Complemented by William M. Johnston, Recent Reference Books in Religion: A Guide for Students, Scholars, Researchers, Buyers, and Readers, rev. ed. (Chicago: Fitzroy Dearborn, 1998; 329 pp.), which evaluates about 300 reference works published since 1970 and, for the most part, in English. Apportioned among five headings (world’s religions, Christianity, other prophetic religions, Asian religions, and alternative approaches), works are listed under subheadings by date—beginning with the earliest but with later editions under the date of the first edition. Works published 1996–97 are relegated to an appendix. Each entry describes the scope, stringently assesses strengths and weaknesses, points out related works, and concludes with a summary comment. An appendix describes reference works that need to be written. Although virtually ignoring electronic resources and so poorly designed that skimming is impossible, Recent Reference Books in Religion is valuable for its trenchant evaluations and comparisons of works.

Handbooks, Dictionaries, and Encyclopedias

For a much fuller list of general dictionaries, see Gorman, Gorman, and Breslauer, Theological and Religious Reference Materials (U6330), vol. 1, pp. 123–53.


A Dictionary of Biblical Tradition in English Literature. David Lyle Jeffrey, gen. ed. Grand Rapids: Eerdmans, 1992. 960 pp. PR149.B5 D53 820.9′382′03.

A dictionary of biblical names, common nouns, concepts, quotations, allusions, parables, and terms (in Hebrew, Greek, or Latin) that appear in literatures in English (primarily British and American). The approximately 900 entries by different authors describe how a term is used in the Bible and in exegetical tradition, trace chronologically its significant appearances in literature since the Middle Ages, and end with a selective bibliography. Concludes with three selective annotated bibliographies: biblical studies for the student of literature; the history of biblical interpretation; the biblical tradition in English literature (with sections for general studies and individual authors). Unfortunately, there is no index. Much information is taken uncritically from other reference works and, as David Jasper points out, the Dictionary represents an “unashamedly Christian” conservative evangelical perspective and includes a “paucity of contemporary authors”; yet it is a valuable guide to the identification, interpretation, and history of biblical references in English-language literatures. Reviews: Jasper, Literature and Theology 7.3 (1993): 306–07; Jay Macpherson, University of Toronto Quarterly 65.1 (1995): 147–51.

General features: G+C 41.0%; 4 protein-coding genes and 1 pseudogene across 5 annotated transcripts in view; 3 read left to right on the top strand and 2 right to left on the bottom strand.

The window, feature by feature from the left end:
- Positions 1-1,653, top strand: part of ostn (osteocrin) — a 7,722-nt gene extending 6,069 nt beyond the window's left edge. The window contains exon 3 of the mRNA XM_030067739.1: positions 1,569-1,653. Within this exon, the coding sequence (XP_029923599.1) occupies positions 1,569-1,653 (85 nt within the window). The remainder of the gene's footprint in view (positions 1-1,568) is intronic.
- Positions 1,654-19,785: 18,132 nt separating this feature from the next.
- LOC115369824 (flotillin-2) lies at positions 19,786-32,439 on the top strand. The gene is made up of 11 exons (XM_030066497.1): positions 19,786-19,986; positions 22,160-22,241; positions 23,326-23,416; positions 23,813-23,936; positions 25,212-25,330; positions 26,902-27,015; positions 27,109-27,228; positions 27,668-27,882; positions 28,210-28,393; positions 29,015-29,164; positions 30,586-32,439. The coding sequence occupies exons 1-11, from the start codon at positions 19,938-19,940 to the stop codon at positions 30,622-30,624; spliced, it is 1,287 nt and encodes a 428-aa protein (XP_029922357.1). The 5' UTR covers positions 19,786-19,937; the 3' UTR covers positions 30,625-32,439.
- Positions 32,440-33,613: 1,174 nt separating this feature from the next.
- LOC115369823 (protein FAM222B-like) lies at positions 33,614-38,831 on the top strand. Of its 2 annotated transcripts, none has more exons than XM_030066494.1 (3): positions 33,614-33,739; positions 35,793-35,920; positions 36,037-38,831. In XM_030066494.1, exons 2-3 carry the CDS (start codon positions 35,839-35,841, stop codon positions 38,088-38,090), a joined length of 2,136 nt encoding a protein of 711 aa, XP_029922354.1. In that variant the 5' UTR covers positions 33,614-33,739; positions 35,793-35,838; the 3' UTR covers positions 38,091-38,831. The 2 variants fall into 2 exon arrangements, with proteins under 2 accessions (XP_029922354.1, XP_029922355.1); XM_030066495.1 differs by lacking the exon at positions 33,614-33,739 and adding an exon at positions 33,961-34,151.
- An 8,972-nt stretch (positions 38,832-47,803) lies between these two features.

Encyclopaedia Judaica. Ed. Michael Berenbaum and Fred Skolnik. 2nd ed. 22 vols. Detroit: Macmillan Reference, 2007. DS102.8.E496 909'.04924. Online through Gale Virtual Reference Library (I535).

An encyclopedia of persons, places, concepts, doctrines, sects, beliefs, practices, religious laws, rituals, and terminology associated with Judaism. The approximately 27,650 signed entries range from a few sentences to nearly a volume, and most conclude with a selected bibliography. The second edition revises more than half of the original 25,000 entries in EJ: Encyclopaedia Judaica, CD-ROM ed. (Judaica Multimedia, 1997), and adds more than 2,650 new ones. The online version uses the Gale Virtual Reference Library user interface (see I535), which does not allow for sophisticated searching. Before consulting Encyclopaedia Judaica users should read Shnayer Leiman, “The New Encyclopaedia Judaica: Some Preliminary Observations” (Seforim Blog 5 June 2007; 24 Sept. 2013; <>).


Encyclopedia of Religion. Ed. Lindsay Jones. 2nd ed. 15 vols. Detroit: Macmillan-Gale, 2005. Online through Gale Virtual Reference Library (I535). BL31.E46 200′.3.

An encyclopedia of the theoretical, practical, and sociological dimensions of popular, primitive, and traditional religions throughout the world from Paleolithic times to the present. The signed articles by major scholars emphasize the history of religion in covering beliefs, archaeological finds, myths, systems, practices, rituals, symbols, traditions, deities, cults, areas of the world, and relationships with other fields (including, e.g., an entry for “Literature”). Each article concludes with cross-references and a selected bibliography. Besides an analytic subject index, vol. 15 prints a synoptic outline of contents by religion and religious phenomena. Impressive in scope and scholarship, this is the best general guide to religion.